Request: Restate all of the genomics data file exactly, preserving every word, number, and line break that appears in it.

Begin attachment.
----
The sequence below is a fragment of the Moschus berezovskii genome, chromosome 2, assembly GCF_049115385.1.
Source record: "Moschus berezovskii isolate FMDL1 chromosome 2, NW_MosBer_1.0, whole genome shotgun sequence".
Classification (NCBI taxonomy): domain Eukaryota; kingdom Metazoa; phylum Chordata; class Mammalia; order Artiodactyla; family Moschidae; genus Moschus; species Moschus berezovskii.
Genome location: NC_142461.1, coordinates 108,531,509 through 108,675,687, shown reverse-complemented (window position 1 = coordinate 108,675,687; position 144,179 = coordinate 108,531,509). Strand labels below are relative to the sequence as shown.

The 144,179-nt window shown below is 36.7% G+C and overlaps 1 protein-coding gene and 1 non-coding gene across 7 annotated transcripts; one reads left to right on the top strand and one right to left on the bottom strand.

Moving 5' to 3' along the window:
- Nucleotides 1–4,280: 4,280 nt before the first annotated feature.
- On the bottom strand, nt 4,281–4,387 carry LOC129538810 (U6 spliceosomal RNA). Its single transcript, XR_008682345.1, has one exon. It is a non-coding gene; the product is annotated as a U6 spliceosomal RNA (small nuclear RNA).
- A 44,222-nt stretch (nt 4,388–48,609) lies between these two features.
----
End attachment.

The sequence below is a fragment of the Moschus berezovskii genome, chromosome 2, assembly GCF_049115385.1.
Source record: "Moschus berezovskii isolate FMDL1 chromosome 2, NW_MosBer_1.0, whole genome shotgun sequence".
Classification (NCBI taxonomy): domain Eukaryota; kingdom Metazoa; phylum Chordata; class Mammalia; order Artiodactyla; family Moschidae; genus Moschus; species Moschus berezovskii.
Genome location: NC_142461.1, coordinates 108,531,509 through 108,675,687, shown reverse-complemented (window position 1 = coordinate 108,675,687; position 144,179 = coordinate 108,531,509). Strand labels below are relative to the sequence as shown.

The 144,179-nt window shown below is 36.7% G+C and overlaps 1 protein-coding gene and 1 non-coding gene across 7 annotated transcripts; one reads left to right on the top strand and one right to left on the bottom strand.

Moving 5' to 3' along the window:
- Nucleotides 1–4,280: 4,280 nt before the first annotated feature.
- On the bottom strand, nt 4,281–4,387 carry LOC129538810 (U6 spliceosomal RNA). Its single transcript, XR_008682345.1, has one exon. It is a non-coding gene; the product is annotated as a U6 spliceosomal RNA (small nuclear RNA).
- A 44,222-nt stretch (nt 4,388–48,609) lies between these two features.